Barometric Pressure Double Feature
power source into the 2.1 coax. Refer
to the carrier instruction manual for
To test the interface to the
SCP1000, load and run Program 1.
This will display the pressure reading
in Pascal units on debug terminal.
I have also included a second
program called Program2.txt that will
display the temperature.
The program called bargraph1.txt
is the main plotting program. While
the program is a bit lengthy to present
here, I will describe a few of the
details that you may want to change in
■ FIGURE 9
■ FIGURE 8
the current hour index at the time of
At the very beginning of the
program is a statement where I assign
a constant called offset. This is a
value that will allow you to change the
absolute pressure value to the station
pressure. This value is added to the
absolute value. You should change
this value so that your pressure gauge
reads the same as your local forecast.
The display has a vertical line near
the center of the display shown in
Figure 8. The plot to the left of this line
represents the last 50 hours of
pressure readings. The plot to the right
of this line is a 12 hour projection. On
the upper righthand side of the display
is the current barometric pressure and
inside temperature. On the lower
righthand side is the 12 hour forecast
my R/C helicopter and found that in
order to get the high resolution
required, you need to read the
SCP1000 about once every 1.8
seconds. This is too long for this type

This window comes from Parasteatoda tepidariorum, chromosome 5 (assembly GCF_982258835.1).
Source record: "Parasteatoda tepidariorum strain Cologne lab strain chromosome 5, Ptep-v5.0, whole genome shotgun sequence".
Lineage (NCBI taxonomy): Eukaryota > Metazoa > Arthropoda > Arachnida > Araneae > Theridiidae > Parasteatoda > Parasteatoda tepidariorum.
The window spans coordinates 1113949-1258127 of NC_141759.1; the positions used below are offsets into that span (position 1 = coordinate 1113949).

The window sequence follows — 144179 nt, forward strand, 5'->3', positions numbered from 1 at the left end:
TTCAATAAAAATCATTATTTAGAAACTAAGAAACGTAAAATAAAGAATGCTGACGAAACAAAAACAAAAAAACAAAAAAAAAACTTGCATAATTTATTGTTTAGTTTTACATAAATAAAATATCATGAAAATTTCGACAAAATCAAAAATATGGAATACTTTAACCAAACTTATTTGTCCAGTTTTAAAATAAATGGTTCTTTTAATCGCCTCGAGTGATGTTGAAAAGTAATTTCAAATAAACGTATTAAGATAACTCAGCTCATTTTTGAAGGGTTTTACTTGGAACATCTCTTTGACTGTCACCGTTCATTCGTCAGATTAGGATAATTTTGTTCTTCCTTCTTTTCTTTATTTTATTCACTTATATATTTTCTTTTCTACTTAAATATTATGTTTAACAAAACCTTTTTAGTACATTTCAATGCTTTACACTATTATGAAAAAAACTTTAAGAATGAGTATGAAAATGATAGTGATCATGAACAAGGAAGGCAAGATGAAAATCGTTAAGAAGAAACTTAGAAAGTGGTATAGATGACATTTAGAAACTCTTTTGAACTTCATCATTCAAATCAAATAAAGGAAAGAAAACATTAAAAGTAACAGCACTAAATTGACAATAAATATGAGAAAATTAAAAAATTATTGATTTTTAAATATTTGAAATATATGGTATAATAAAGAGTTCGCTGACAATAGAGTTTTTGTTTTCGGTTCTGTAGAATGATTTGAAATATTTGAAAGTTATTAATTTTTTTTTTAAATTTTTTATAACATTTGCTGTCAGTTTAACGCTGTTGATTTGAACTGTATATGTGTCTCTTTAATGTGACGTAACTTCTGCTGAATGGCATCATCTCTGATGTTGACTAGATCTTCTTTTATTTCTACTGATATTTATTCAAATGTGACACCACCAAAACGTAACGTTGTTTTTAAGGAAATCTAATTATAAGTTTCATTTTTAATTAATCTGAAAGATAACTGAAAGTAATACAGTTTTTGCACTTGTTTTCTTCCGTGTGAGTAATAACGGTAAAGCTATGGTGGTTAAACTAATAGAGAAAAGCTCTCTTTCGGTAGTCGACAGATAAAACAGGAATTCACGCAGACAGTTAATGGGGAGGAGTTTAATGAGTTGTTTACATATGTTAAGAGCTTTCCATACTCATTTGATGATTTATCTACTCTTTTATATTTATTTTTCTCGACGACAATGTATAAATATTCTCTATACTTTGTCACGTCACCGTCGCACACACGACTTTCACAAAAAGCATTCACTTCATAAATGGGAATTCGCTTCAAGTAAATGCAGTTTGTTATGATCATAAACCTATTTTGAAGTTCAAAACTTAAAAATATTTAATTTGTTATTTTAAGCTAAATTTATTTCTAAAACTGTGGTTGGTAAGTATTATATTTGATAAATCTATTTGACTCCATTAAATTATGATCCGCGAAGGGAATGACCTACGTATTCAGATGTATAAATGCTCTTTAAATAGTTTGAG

of application, however, I have read
where others have taken two
SCP1000s and alternated the readings
in order to double the sample rate.
This also gives you some redundancy
in case of a failure.
The first portion of the plot is the
last 48 hour history. This data is saved
into the first 96 EEPROM locations.
When you program the DiosPro, the
data statements at the beginning of
the program initialize these locations.
You can comment these statements
out if you want to experiment with
your exiting data so that they won’t
Once you have programmed the
DiosPro and have verified that it is
working properly, you can configure
the program port to connect to the
onboard hardware UART by setting
the DB9 jumpers. The small bit of
code following the loop label tests for
a character value of 65 at each pass.
If this value is received, the complete
20 day history will be sent out the
UART at 9600 baud. The data is
dumped with the low order byte first,
then the high order byte. Each byte
pair represents one hour of data with
a total of 460 hours. The first pair is
How Well Does it Work?
I have been using this pressure
sensor for the last couple months and
it works pretty well. It has accurately
predicted the weather for most
changes in my area. For instance,
while I was writing the display indicated that a change in the weather was
going to occur in the next 12 hours.
My grass was getting tall and if it were
to rain I would have to wait another
week to cut it, so I stopped everything
and took out my mower. Sure enough,
about 13 hours later it started to rain.
I prefer the SCP1000 pressure
sensor over the 1-Wire sensors that I
have used, as it seems to give a more
reliable reading and does not require
14V to operate.
Now it’s time to take a totally
different approach and build a talking
barometer. I wanted to keep things
as simple as possible, so we will take
the modular approach on this project.
I will take various boards that are
readily available, both assembled and
in kit form, and create the talking
barometer shown in Figure 9.
All that is needed to
make this display wireless is to add a Zigbee
unit. I will look into
doing just that when
I build the wireless
station next month.
I had experimented
with the SCP1000 for
use in other projects like
If you can solder, then you can
build this project. Even if you can’t,
you can probably get someone to
assemble the various modules. Let’s
■ FIGURE 10
July 2007 43